Handles or Bow-to-Stern Grab Lines?

I recently bought my first Kayak (a Pelican Boost 100) and I noticed that while it has shaped flat spots on the gunwales, there are no side grab handles. I expect they would be rather slick once it’s been in the water.

I was curious whether or not to install aftermarket grab handles in those spaces, or run grab lines from bow to stern to help carry the boat to and from the water without a helper. I understand the RAM-XS material can warp somewhat when it is warm, but the manual claims it will return to its original shape once it has cooled.

Get one of these
A cart for SOT’s. I suspect that even if you do add lines you will find that they will ultimately tear out and leave you with a hole to patch if you put all the weight of the boat on them. Fixing holes in rotomolded is a major chore.

I did see a Pelican SOT pictured with perimeter lines on one side, added by the user, but I would lay odds they are thre to help someone hang onto the boat if they fall in. Not to carry the boat.


So same rip-through problem with these? http://www.dickssportinggoods.com/product/index.jsp?productId=4187337&page=1&cp=4406646.70516396.4417832&categoryId=13037952

Best to be used for grabbing the boat in water, than carrying the boat? Thanks for your reply!

no handles?
The boat doesn’t have carry handles at each end? I looked at some photos of that model online and they seem to have them.

Toggles at end are good for carrying the boat. A line around the edge is good for if you need to hold on to the boat (such as if you are swimming next to it).

One of the challenges of adding them is that you can’t easily access the underside of the plastic (inside boat). So you can’t tighten a nut there. That leaves rivets, glue, or something like a wood screw. None are great options for something that needs to be strong.

See next post
As indicated by the response below, the issue is that you can’t get inside the boat to get reinforcement underneath the screw or wharever. Those handles are likely fot sit inside boats where you have access to do that.

For carrying I would get a cart and just rely on the ones on the end. For re-entry, better to take the boat out and see if you can get back in from the water as equipped before making new holes. You might find tat you can get back up without additional stuff.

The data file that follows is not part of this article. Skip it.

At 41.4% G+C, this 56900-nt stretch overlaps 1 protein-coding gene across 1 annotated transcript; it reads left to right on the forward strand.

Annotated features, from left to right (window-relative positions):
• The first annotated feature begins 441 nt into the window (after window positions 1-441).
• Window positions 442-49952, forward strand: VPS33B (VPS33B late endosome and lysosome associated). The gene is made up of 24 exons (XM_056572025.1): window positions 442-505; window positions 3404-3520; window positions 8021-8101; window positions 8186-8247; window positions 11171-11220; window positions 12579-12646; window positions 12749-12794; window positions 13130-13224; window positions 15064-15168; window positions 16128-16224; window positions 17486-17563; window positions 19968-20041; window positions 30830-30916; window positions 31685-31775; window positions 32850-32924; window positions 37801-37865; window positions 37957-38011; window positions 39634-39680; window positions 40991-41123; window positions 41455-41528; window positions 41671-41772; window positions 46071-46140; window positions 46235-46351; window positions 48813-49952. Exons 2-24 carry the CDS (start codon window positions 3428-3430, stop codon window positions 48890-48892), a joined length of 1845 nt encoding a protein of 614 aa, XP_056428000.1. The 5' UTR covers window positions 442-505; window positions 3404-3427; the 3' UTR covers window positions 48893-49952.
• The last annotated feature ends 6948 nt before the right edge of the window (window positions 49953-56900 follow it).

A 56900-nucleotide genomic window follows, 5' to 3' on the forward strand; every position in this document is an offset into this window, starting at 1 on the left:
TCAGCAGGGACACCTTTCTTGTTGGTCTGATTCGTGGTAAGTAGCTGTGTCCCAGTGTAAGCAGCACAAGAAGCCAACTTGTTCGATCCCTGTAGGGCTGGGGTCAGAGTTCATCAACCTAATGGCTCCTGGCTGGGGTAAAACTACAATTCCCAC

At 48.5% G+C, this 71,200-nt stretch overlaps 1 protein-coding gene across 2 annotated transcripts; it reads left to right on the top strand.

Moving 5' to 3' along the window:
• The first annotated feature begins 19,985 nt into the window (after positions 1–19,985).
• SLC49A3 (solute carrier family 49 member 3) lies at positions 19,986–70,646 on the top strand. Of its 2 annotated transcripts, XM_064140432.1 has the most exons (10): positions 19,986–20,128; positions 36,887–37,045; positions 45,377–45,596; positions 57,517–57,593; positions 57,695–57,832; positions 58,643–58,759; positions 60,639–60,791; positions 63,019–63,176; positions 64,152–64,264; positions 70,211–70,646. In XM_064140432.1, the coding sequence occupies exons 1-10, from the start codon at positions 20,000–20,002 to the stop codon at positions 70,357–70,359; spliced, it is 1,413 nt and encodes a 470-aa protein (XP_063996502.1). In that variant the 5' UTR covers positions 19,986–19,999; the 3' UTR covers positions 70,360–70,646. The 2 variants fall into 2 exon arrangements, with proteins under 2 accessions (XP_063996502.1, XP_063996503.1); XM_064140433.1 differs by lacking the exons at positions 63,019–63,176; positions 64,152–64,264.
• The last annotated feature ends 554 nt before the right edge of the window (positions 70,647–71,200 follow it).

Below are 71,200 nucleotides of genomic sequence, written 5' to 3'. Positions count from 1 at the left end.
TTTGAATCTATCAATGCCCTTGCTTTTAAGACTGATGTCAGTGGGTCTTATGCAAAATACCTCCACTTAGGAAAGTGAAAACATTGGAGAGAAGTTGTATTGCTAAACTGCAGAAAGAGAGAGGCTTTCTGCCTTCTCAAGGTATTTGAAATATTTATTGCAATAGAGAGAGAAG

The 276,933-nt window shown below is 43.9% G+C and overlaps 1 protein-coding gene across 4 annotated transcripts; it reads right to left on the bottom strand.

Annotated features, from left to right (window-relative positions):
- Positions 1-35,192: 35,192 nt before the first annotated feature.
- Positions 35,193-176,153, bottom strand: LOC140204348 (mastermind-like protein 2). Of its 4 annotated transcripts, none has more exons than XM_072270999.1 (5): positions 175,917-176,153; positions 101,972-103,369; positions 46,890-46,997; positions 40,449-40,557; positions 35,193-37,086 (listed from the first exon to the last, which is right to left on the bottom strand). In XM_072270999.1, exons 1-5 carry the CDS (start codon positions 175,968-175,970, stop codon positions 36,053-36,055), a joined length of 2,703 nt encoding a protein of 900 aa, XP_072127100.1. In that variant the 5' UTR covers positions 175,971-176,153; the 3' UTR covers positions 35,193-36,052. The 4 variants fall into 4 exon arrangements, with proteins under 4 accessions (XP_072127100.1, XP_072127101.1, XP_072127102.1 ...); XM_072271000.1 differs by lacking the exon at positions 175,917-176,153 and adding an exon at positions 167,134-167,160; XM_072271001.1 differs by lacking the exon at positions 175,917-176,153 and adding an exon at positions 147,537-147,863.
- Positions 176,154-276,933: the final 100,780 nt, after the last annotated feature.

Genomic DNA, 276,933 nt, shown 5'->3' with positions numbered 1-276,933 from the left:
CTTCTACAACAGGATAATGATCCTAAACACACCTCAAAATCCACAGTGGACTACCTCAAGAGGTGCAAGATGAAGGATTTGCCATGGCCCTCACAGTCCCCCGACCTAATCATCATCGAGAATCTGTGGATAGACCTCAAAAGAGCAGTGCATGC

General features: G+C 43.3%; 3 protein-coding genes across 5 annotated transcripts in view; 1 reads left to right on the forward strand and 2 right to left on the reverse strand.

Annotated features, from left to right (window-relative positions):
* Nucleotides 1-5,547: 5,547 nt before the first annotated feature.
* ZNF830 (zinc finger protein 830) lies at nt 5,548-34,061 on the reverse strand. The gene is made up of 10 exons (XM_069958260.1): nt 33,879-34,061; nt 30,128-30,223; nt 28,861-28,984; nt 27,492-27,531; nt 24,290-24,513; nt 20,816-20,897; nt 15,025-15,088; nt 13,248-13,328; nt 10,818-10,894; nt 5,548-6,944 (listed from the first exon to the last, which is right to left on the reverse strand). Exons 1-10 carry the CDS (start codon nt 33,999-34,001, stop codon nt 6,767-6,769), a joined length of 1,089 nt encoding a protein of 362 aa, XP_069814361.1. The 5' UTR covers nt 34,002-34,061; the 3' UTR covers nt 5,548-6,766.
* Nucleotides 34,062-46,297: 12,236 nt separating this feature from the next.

It has end handles, I was just wondering if there was a cheaper method to make it easier to carry the boat solo when wet. I’m trying to avoid a cart. I imagine getting into a Sit on Top isn’t much different than getting into a Canoe or Small sailboat from the water. It’s been a few years since I’ve done either.

Why avoid a cart?
I am past 60 and I have at least two maybe three of them if I dig around. They make your life far too easy to avoid.

Well, there’s this gizmo:

Costs $28 plus shipping at http://www.danuu.com/html/Accs.html

My preference would be to roll a 50# boat on a cart rather than have it hanging off my shoulders. Faster and much easier on the body.

try carrying it on your head
I have to carry my kayaks from my walk-out basement behind my house then climb up a short hill to my front yard and up a flight of 6 steps to the street to load them on my car. I’ve found the easiest way to carry them is upside down with the seat resting on the top of my head and grasping the sides with both hands. Having the weight balanced over your center of gravity puts a lot less stress on your body and also makes it easier to get it up on the roof of your car. I’ve done this with sit inside kayaks weighing as much as or more than yours (50 lbs) – has to be even easier with a sit on top where you don’t have to angle it to see where you’re going. It takes some practice to get under and lift it (I lean it against a wall at an angle and duck under it).

You may think I’m nuts but try it. BTW, I’m a 5’5", 150 pound 66 year old woman, so this does not require massive strength (just good balance and a hard skull).

I had a yak-sling - it was truly uncomfortable and not convenient to use. I cut it up and repurposed it as a sling to hang one of my boats from the garage ceiling.